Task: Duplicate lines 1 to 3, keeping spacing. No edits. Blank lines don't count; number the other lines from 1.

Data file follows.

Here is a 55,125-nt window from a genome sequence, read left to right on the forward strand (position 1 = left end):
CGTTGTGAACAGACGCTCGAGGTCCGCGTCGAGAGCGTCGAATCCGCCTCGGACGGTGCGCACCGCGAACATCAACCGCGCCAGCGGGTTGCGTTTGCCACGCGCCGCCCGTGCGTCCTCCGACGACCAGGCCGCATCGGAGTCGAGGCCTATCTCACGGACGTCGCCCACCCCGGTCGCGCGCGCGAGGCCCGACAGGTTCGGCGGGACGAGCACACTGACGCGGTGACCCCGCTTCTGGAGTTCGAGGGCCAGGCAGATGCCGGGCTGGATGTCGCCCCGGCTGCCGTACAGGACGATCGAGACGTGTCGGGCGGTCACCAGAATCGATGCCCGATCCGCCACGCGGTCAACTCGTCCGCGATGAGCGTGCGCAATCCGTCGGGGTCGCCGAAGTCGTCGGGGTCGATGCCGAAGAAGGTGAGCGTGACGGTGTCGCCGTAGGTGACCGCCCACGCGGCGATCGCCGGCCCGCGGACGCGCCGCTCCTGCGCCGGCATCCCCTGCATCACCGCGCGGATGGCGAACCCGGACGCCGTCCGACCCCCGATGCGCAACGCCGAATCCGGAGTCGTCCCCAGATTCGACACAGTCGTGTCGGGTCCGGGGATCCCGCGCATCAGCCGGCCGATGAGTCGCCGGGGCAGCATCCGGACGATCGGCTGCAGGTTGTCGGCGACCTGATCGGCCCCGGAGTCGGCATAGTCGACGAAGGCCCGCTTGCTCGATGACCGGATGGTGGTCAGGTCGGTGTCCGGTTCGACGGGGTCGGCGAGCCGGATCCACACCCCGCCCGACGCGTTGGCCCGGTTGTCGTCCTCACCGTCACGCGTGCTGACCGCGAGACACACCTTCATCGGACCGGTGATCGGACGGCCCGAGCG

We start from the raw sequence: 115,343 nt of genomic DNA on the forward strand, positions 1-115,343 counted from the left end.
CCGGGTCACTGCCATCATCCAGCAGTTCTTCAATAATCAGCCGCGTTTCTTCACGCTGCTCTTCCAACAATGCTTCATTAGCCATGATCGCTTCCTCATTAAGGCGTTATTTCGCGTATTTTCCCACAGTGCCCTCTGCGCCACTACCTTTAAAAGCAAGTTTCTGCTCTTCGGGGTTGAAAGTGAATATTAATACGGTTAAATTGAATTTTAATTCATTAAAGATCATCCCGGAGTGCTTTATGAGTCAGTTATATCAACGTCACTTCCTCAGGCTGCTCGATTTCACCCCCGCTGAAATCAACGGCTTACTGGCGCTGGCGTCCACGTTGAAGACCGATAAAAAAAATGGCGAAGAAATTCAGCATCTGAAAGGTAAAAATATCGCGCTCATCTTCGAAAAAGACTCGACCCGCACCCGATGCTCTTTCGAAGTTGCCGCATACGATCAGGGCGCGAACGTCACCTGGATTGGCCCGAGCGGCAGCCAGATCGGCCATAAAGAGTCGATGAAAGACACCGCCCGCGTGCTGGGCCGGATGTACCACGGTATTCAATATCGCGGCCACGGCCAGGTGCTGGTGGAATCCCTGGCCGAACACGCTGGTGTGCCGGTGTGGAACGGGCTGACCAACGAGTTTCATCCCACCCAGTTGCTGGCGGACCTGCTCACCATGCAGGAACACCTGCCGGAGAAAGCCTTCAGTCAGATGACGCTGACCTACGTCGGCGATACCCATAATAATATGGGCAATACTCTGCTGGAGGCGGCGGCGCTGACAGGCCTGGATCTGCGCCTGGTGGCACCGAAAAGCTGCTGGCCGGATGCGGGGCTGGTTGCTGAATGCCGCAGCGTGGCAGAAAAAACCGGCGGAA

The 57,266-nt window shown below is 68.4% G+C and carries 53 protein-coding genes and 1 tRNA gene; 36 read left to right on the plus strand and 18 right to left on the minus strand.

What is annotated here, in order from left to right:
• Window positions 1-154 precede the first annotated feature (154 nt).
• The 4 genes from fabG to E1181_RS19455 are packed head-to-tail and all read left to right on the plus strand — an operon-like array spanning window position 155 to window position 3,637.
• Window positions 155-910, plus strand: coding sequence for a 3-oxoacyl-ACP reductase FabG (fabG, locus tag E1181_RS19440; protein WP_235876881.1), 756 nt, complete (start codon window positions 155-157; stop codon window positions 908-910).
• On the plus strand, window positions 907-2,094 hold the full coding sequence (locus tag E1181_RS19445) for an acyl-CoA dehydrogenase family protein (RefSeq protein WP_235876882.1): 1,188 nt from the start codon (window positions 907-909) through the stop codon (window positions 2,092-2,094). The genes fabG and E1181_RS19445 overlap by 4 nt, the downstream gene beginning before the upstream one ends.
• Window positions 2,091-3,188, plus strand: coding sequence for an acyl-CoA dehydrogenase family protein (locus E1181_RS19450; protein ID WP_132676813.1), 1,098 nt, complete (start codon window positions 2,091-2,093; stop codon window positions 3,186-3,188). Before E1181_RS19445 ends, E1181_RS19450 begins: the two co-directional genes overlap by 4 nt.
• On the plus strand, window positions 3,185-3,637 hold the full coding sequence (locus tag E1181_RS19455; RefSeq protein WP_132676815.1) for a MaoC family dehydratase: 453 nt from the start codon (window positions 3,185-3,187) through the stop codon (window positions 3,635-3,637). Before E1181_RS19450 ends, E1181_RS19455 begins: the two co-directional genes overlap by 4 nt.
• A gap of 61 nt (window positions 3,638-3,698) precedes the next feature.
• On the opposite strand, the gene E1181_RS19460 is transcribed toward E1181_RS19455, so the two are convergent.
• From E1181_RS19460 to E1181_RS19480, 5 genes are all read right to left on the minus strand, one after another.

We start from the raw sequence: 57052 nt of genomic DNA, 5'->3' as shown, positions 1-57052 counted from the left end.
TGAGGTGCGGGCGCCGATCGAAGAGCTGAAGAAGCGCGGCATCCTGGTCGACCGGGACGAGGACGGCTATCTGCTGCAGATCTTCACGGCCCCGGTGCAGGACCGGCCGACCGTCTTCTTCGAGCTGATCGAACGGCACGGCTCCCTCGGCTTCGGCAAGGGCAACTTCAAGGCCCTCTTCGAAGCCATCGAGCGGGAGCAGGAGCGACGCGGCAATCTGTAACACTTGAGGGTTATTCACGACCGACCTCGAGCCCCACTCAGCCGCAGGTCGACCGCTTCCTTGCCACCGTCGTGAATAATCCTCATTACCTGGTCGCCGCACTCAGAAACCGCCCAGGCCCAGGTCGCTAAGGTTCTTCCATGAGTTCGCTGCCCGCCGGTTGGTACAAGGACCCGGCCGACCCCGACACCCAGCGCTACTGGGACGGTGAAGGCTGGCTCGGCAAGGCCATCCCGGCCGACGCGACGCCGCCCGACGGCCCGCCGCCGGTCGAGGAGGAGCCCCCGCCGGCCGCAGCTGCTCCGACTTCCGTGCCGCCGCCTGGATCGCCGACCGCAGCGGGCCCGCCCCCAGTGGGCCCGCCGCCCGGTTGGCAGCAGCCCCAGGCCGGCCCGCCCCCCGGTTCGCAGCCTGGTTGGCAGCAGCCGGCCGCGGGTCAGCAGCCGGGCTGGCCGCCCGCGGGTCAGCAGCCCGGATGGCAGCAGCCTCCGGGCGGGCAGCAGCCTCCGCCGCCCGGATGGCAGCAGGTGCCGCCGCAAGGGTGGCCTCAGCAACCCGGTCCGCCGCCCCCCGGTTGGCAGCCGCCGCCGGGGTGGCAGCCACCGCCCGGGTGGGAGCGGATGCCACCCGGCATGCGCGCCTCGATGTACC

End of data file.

Here is a 55,125-nt window from a genome sequence, read left to right on the forward strand (position 1 = left end):
CGTTGTGAACAGACGCTCGAGGTCCGCGTCGAGAGCGTCGAATCCGCCTCGGACGGTGCGCACCGCGAACATCAACCGCGCCAGCGGGTTGCGTTTGCCACGCGCCGCCCGTGCGTCCTCCGACGACCAGGCCGCATCGGAGTCGAGGCCTATCTCACGGACGTCGCCCACCCCGGTCGCGCGCGCGAGGCCCGACAGGTTCGGCGGGACGAGCACACTGACGCGGTGACCCCGCTTCTGGAGTTCGAGGGCCAGGCAGATGCCGGGCTGGATGTCGCCCCGGCTGCCGTACAGGACGATCGAGACGTGTCGGGCGGTCACCAGAATCGATGCCCGATCCGCCACGCGGTCAACTCGTCCGCGATGAGCGTGCGCAATCCGTCGGGGTCGCCGAAGTCGTCGGGGTCGATGCCGAAGAAGGTGAGCGTGACGGTGTCGCCGTAGGTGACCGCCCACGCGGCGATCGCCGGCCCGCGGACGCGCCGCTCCTGCGCCGGCATCCCCTGCATCACCGCGCGGATGGCGAACCCGGACGCCGTCCGACCCCCGATGCGCAACGCCGAATCCGGAGTCGTCCCCAGATTCGACACAGTCGTGTCGGGTCCGGGGATCCCGCGCATCAGCCGGCCGATGAGTCGCCGGGGCAGCATCCGGACGATCGGCTGCAGGTTGTCGGCGACCTGATCGGCCCCGGAGTCGGCATAGTCGACGAAGGCCCGCTTGCTCGATGACCGGATGGTGGTCAGGTCGGTGTCCGGTTCGACGGGGTCGGCGAGCCGGATCCACACCCCGCCCGACGCGTTGGCCCGGTTGTCGTCCTCACCGTCACGCGTGCTGACCGCGAGACACACCTTCATCGGACCGGTGATCGGACGGCCCGAGCG

We start from the raw sequence: 115,343 nt of genomic DNA on the forward strand, positions 1-115,343 counted from the left end.